Money may not be an object to some, but plenty of folks either can't afford the pro- or mid-level digital voice recorders, or they could care less about all the high-end features piled into these pricier units. For those who prefer to pass on the extra frills and don't have the patience often needed to master more complex digital voice recorders, the Olympus VN-702PC (Est. $45) is a solid voice recorder for note-taking and capturing class lectures.
Reliability and ease of use are important considerations in finding the best digital voice recorder, and the Olympus VN-702PC does well on both those counts. It's intuitive to use, even for those with limited experience. This voice recorder's small, super-portable size lets you slip it into a pocket easily, making it great to take with you on the go. It records in both MP3 and the lower-quality WMA formats. User reviews at retailer sites like Amazon.com and BHPhotoVideo.com rate it highly across the board for overall sound quality and usability.
Like many digital voice recorders on the cheaper end of the spectrum, the Olympus VN-702PC has its quirks, too. One of the biggest complaints among users is poor playback volume and sound quality when listening to recordings through the built-in speaker. That's not uncommon among budget-priced units, including the even lower-priced Olympus DP-201 (Est. $30) , though using headphones makes a big difference.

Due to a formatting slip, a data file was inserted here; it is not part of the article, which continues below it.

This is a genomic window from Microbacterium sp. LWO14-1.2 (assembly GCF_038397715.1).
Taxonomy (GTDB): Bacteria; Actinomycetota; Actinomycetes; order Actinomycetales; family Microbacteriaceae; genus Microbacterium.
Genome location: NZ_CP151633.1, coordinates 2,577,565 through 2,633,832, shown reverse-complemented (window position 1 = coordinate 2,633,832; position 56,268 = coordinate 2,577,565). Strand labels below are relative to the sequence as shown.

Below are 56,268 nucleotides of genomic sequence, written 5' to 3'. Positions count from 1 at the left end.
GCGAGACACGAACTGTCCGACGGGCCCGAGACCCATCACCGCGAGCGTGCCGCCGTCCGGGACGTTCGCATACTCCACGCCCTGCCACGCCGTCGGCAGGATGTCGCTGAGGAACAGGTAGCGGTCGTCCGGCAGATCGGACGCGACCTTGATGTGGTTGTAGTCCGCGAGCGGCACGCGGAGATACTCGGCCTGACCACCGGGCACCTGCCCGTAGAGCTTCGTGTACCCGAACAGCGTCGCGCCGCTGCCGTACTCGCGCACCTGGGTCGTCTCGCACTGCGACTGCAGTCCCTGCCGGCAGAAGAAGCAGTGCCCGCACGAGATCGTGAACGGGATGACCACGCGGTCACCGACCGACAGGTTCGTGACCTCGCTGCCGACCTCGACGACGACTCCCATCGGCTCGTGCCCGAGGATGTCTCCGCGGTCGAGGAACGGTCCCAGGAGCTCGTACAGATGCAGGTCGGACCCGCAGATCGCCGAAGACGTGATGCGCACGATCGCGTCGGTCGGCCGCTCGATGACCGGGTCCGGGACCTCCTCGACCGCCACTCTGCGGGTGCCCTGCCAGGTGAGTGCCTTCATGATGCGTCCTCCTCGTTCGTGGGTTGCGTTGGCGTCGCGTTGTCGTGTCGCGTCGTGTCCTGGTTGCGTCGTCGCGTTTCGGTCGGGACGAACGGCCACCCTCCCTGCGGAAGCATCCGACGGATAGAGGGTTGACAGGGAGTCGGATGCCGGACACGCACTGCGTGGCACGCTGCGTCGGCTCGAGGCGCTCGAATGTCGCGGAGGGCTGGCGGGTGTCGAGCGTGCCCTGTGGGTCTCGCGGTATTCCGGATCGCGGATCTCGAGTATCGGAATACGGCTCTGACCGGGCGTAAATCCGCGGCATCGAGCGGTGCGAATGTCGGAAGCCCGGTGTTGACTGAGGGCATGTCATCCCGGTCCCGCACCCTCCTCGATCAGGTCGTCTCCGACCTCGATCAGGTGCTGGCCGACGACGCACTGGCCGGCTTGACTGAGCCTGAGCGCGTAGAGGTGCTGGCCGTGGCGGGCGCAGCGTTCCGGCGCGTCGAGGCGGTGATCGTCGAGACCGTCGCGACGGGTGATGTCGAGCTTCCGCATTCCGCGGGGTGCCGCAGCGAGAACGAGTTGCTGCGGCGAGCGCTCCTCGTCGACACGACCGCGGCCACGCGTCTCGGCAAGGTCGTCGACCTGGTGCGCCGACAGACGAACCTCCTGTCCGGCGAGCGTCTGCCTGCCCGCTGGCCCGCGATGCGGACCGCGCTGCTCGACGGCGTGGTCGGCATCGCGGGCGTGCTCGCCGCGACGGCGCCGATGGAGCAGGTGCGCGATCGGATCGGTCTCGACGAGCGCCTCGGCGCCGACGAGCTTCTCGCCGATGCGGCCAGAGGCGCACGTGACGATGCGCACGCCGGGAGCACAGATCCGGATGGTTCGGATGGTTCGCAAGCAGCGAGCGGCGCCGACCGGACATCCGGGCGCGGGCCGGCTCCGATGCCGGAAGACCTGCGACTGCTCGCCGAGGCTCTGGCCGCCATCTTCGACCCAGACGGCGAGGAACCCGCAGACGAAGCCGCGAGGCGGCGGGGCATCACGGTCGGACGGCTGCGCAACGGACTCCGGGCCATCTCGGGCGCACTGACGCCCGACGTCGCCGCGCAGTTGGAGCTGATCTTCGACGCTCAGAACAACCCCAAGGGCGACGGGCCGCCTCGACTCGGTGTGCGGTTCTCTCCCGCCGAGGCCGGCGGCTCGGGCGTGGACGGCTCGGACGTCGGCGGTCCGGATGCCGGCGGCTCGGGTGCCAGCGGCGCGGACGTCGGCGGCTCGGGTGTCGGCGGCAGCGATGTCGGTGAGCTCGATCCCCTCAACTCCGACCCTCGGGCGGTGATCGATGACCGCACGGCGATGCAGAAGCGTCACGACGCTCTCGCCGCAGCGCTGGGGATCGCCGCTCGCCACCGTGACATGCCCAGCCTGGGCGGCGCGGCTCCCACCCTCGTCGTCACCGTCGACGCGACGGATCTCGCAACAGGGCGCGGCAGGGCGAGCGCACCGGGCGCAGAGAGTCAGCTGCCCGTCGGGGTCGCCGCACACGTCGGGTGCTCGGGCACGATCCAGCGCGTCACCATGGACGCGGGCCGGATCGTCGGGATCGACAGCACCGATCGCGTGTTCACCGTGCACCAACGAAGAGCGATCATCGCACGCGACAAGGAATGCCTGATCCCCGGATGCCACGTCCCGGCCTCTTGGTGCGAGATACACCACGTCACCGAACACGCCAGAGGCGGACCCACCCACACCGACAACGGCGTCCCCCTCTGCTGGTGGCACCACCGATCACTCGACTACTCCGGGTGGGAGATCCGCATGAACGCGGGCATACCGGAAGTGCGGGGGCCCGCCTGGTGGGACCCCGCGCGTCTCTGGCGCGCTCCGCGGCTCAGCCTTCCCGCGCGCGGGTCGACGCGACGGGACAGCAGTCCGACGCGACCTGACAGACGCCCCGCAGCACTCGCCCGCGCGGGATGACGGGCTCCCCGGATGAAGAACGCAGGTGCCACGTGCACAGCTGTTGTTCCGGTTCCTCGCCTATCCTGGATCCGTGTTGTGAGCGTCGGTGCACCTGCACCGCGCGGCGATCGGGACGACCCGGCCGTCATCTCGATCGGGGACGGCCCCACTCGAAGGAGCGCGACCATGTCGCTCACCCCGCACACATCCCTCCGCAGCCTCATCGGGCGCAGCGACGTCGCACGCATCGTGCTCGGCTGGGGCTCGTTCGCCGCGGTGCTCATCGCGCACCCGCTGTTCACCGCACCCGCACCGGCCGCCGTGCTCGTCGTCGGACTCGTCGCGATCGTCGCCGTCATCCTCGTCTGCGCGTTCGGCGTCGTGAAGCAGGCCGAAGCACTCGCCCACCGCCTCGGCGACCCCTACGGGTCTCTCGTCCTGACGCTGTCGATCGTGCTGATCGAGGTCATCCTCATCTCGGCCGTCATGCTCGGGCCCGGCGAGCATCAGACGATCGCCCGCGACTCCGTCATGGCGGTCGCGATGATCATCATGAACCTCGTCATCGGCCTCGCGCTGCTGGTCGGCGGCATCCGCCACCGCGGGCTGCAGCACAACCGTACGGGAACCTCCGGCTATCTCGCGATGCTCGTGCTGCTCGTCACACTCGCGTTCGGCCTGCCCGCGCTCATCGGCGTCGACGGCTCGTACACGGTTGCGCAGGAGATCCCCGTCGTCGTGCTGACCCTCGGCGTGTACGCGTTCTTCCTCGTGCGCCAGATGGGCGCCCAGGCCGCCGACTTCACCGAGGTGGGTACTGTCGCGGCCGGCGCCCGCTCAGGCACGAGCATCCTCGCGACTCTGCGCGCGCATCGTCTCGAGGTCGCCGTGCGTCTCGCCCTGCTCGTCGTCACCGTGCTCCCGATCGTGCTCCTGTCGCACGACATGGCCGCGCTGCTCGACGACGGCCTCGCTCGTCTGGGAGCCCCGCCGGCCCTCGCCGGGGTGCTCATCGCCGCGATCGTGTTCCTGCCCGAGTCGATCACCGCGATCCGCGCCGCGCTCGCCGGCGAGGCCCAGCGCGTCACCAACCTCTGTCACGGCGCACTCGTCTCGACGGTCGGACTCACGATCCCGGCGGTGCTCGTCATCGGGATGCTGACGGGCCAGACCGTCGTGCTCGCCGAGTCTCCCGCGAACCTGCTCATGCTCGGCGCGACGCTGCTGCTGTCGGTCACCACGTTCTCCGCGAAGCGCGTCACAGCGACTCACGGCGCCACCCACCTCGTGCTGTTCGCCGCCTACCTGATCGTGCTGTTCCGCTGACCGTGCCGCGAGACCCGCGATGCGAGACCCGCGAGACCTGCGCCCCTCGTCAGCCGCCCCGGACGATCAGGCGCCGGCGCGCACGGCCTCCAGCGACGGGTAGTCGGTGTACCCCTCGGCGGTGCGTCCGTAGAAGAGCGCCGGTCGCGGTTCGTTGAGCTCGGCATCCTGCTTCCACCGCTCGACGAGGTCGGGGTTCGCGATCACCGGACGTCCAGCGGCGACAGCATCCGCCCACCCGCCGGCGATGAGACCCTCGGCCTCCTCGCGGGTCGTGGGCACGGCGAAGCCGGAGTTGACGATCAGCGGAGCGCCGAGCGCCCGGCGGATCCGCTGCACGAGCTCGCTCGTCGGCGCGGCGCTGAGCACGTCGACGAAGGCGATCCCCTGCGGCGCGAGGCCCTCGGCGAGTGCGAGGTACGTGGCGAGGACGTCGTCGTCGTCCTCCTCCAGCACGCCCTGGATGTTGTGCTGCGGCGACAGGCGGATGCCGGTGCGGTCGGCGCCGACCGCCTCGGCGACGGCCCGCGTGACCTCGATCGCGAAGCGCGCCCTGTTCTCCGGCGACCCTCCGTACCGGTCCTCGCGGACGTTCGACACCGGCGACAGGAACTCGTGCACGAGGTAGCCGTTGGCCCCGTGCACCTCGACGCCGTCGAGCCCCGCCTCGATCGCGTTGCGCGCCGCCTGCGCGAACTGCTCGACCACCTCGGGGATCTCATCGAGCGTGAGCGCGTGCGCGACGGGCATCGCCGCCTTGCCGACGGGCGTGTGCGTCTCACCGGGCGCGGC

The smaller Olympus DP-201 certainly hits the sweet spot in price but lacks even some of the most basic features that most users look for in a recorder. It can't transfer recorded files to a computer, for example, one of the big reasons why it lags behind the Olympus VN-702PC. There's no way to expand its memory beyond the internal 2 GB flash memory, either, which means you have to delete old files to make room when the memory runs out. Also, the recorder only supports lower-quality WMA format; on the plus side, that means that the built-in 2 GB can hold more than 200 hours of recordings (at the lowest-quality setting). Still, the DP-201 earns praise among those who keep their expectations reasonable and use this very basic digital voice recorder for simple recording tasks.
The Sony ICD-PX333 (Est. $55) also earns high marks among owners posting at user review sites Amazon.com, BestBuy.com and Staples.com. While not as highly acclaimed as the Best Reviewed Olympus VN-702PC, this Sony digital voice recorder has a few things going for it. Like its competitor, owners say it works well for basic recording situations such as classrooms or note-taking. While both voice recorders' memories can be expanded via a microSD card, the Sony digital voice recorder comes with 4 GB of internal memory, whereas the Olympus digital voice recorder only sports 2 GB out of the box. The Sony recorder can also record for a longer more than 1,000 hours -- albeit in its lowest-quality setting, and only in MP3 format.